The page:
A life reconciled

September 15, 1994|By Rafael Alvarez | Rafael Alvarez,Sun Staff Writer

"For transgression between man and God, repentance on Yom Kippur brings atonement. For transgression between man and man, Yom Kippur brings no atonement until the injured party is appeased. . . ."


-- The Talmud

When this time of year rolled around back in the Polish shtetl where Solomon Milgrome grew up, a change began to move through the village.

"Children run and shout and play," said Mr. Milgrome, 91. "But overnight, everything became quiet and serious -- so serious, in preparation for Yom Kippur. This is when you fast and beg God to forgive you for all of your sins. When I was 6 years old, I didn't think I had any sins, but you sensed it. That's the way it was."

And that's the way it is once again for the observant Jews of the world, who began this year's Yom Kippur ritual of fasting and prayer at sundown last night and will continue until the sun sets this evening. For Jews who believe, today is the holiest day of the year; a somber day of fasting and prayer; a day to wipe the slate clean and fill it with good things.

Sol Milgrome has seen many a Yom Kippur since he was a boy. Through the years, as he has grown and changed, so has his experience with reconciling one's heart to man and God.

He left Poland for Palestine as a young man; in 1928, newly wed to a Baltimore-born Jewish woman, he emigrated from the Holy Land to America, sold groceries here for 42 years from a storefront at 601 Archer St., was shot three times in robberies, raised a family, was widowed, married again and was widowed again.

Retired since 1969 and three times a great-grandfather, Mr. Milgrome spends his days turning strangers into friends on long walks through the streets of Baltimore, keeps himself company at home on the violin and nurtures fidelity to a faith he learned before he could write his name.

Of his Old World Judaism, this Orthodox Jew says: "You can never shake it off."

Remembering long days of prayer in the village shul, he says: "When you are 6 and they tell you to pray and meditate, you think of things you want. The only thing in my mind back then was food. Not like in this country where children might pray for a bicycle or a pair of skates -- I never saw a bicycle. At Yom Kippur, if you already had your potatoes in the cellar with winter coming, that was a big accomplishment. You knew you wouldn't starve."

Actually stepping forward on Yom Kippur to make peace with another human being did not happen to Mr. Milgrome until he was a teen-age yeshiva student. There, he encountered a teacher with ways considerably stricter than the religious training young Sol got at home.

"The rebbe was mad because I wouldn't take 100 percent of his instructions. He said I was a 'shaigets' -- not too much Jewish," smiles Mr. Milgrome, a charming Jewish leprechaun with clear blue eyes and a great head of white hair. "I left his yeshiva, but later on, I went to shake his hand and ask forgiveness. In our shtetl, everybody had to go and forgive one another. Even if you were stubborn, if you believed that God created you, your conscience made you do it."

As a young man in his 20s, leaving home and family for secular mysteries as baffling as the mysticism of his faith, Mr. Milgrome found himself falling away from Judaism.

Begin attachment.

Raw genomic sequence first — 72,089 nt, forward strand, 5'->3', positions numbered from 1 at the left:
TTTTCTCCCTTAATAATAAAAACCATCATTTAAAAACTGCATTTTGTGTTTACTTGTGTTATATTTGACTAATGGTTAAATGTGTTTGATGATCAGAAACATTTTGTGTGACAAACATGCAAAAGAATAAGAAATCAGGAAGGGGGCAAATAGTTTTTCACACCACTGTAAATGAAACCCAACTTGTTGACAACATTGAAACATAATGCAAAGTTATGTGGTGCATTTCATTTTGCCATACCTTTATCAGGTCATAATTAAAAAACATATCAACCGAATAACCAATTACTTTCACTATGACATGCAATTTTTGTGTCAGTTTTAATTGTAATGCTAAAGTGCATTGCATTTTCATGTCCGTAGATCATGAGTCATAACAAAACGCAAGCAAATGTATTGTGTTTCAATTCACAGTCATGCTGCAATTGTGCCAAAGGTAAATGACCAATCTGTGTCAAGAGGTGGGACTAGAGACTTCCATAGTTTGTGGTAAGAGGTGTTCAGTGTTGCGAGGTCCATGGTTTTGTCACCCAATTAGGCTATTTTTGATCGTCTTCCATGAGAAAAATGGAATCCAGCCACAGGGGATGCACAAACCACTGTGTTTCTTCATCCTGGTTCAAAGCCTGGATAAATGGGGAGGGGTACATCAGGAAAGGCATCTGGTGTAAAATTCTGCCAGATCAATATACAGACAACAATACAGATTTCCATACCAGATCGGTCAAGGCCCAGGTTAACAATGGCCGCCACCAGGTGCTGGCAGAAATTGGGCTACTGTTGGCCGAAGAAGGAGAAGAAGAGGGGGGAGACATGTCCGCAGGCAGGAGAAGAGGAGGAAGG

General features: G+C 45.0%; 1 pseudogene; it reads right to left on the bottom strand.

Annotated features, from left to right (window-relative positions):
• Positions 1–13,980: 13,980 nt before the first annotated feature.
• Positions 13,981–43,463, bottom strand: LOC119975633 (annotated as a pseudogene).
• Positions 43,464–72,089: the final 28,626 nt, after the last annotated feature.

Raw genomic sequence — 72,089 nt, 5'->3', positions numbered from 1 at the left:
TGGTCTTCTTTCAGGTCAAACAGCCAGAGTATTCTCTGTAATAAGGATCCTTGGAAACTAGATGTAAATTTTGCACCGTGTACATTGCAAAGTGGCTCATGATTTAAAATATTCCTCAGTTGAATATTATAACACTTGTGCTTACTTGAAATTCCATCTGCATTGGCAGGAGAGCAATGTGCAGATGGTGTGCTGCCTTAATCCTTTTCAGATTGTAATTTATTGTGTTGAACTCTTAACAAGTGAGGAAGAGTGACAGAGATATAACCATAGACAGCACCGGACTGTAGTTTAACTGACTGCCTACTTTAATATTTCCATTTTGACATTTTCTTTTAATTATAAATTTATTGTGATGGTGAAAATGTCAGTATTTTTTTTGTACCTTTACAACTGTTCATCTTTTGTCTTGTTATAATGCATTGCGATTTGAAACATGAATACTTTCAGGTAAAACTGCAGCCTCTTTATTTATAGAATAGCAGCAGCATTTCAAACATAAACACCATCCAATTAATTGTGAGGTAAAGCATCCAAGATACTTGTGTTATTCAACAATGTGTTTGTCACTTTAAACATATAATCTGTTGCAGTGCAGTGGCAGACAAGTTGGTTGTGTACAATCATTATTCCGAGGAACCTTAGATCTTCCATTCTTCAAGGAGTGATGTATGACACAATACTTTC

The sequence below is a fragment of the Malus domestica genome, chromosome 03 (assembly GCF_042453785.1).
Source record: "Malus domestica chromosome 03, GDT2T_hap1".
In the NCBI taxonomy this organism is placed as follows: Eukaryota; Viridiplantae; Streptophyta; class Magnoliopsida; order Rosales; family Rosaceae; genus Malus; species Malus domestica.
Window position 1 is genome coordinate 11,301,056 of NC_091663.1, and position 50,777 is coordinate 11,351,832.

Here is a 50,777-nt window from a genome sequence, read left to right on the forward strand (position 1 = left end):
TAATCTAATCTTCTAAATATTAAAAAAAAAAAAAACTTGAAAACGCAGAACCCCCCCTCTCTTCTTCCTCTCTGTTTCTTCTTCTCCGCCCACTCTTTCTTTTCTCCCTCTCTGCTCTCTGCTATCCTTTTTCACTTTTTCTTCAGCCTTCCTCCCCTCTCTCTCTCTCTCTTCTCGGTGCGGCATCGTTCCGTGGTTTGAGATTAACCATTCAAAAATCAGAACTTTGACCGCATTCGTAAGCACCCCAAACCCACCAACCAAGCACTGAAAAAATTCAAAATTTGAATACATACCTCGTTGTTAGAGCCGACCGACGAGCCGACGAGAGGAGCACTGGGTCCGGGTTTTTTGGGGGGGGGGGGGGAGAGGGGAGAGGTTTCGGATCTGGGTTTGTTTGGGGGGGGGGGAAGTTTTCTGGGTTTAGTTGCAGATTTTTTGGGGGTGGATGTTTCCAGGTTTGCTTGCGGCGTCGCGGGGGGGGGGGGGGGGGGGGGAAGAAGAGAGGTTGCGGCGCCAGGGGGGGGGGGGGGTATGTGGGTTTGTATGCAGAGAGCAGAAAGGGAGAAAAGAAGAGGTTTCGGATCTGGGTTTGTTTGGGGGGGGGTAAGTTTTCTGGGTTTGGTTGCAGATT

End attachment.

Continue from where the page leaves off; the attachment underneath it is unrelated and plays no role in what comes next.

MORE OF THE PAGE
Out in the world, he discovered, not everyone went around forgiving one another. "In the United States, I became broad-minded, I discussed socialism and didn't associate too much with religion," he says. "But I had religion in my veins and had to adjust with my past -- is it true or is it not? I decided that there must be another dimension."

In time, his Yom Kippur observances resumed with the annual ritual of fasting to purify the body, forgiveness to ease the mind and prayer to cleanse the soul.

"I decided that it was absolutely healthy for a person to be sensibly religious -- not fanatical," Mr. Milgrome reasons. "To give the body rest by not eating is a good thing. It's healthy for people to love, and that's what Yom Kippur teaches -- to love by reaching out to forgive. I'm not a scientist, but I think our immune system needs forgiveness. We don't live long enough to hate."

Through middle age -- in dealings with his customers, family, friends, and fellows at synagogue -- he says he never hesitated to acknowledge when he was wrong.

"It never happened that I should involve myself in hatred to such a degree that I couldn't make peace with a man," he says. "There was times when I had a conflict -- mostly over interpretations [of Jewish law] -- but I always went up and said: 'The disagreement is over; from this point we go on.' "

And on he went, into his 10th decade of life, accepting "any interpretation of God that brings humanity together, regardless in whose name it's been said, and rejecting any interpretation that divides people in the name of God."

Last night, he began services at Shaarei Tfiloh on Liberty Heights Avenue with the Kol Nidre, a prayer that ushers in a day "to put aside petty thoughts and vain desires . . . [with] the sincere longing for a clear conscience, the release from the feeling of guilt . . . the desire to be absolved from vows that could not be carried out."

God willing, he expected to return at 9 a.m. today, and stay "until the stars come out at night" before breaking his fast once the sun sets tonight."Every age has its priorities," he says. "A little boy wants toys; in college it's girls and later on, family and business. But when you reach my age, you're done. My only question to God is this -- let me share some of this wisdom I've ZTC accumulated all these years. Let me tell people what I've learned by experience. Let me help them."

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